It was not a surprise that a judicial officer recommended that Pfc. Bradley Manning should be court-martialed ("Manning trial recommended," Jan. 13). This was inevitable from the beginning of the Article 32 hearing. And just as inevitable is that there will be a court martial. I and others will be outside the military base, presumably Fort Meade, during the court martial to show our support for him.
And a final inevitability is that Private Manning will be found guilty. What remains to be seen is what will be the sentence. Whoever decides on the sentence will not have the courage to give him time served. Thus, the support network will continue its work to free Bradley Manning, incarcerated for allegedly leaking information which showcased U.S. support for dictators and at least one alleged war crime.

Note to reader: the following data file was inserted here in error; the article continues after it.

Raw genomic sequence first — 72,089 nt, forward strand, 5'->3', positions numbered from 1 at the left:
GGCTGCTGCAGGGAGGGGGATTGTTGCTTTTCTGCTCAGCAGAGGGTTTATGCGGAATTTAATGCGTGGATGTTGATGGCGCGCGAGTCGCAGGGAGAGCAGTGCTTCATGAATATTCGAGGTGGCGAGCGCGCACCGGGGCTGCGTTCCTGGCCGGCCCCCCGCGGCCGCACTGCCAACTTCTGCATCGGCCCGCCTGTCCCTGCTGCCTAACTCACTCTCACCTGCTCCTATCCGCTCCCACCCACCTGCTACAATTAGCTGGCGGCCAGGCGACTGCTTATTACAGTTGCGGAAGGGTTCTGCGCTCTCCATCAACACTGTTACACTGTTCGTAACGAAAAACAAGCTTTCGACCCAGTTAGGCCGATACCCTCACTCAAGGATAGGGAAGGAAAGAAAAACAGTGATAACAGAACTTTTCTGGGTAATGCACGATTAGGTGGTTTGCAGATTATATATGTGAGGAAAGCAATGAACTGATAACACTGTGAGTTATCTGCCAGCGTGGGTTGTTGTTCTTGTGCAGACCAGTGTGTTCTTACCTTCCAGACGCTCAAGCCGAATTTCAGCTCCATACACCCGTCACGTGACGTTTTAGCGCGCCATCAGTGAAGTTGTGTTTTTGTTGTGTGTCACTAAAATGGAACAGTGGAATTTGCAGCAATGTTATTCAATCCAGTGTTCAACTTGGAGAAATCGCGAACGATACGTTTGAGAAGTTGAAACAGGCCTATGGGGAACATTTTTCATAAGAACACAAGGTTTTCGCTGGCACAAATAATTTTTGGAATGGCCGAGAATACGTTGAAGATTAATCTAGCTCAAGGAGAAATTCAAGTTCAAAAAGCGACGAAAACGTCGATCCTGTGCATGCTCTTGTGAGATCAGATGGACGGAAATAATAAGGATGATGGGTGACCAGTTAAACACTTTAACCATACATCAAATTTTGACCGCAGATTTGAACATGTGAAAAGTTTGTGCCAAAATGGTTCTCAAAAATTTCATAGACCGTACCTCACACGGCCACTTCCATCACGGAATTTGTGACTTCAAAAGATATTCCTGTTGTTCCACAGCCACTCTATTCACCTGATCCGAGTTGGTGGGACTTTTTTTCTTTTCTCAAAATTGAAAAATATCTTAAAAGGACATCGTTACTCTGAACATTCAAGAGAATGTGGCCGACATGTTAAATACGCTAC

It would not surprise me if the soldier was given a life sentence because he refused to aid in the prosecution of Julian Assange. Yet as someone who has worked for decades in trying to get Leonard Peltier, the Native American activist, freed from federal prison, I will continue with efforts on behalf of Private Manning. I would not be able to sleep if I did not support someone who is purported to have released the greatest cache of incriminating government material since Daniel Ellsberg and Tony Russo gave us the Pentagon Papers.
Max Obuszewski, BaltimoreCopyright © 2014, The Baltimore Sun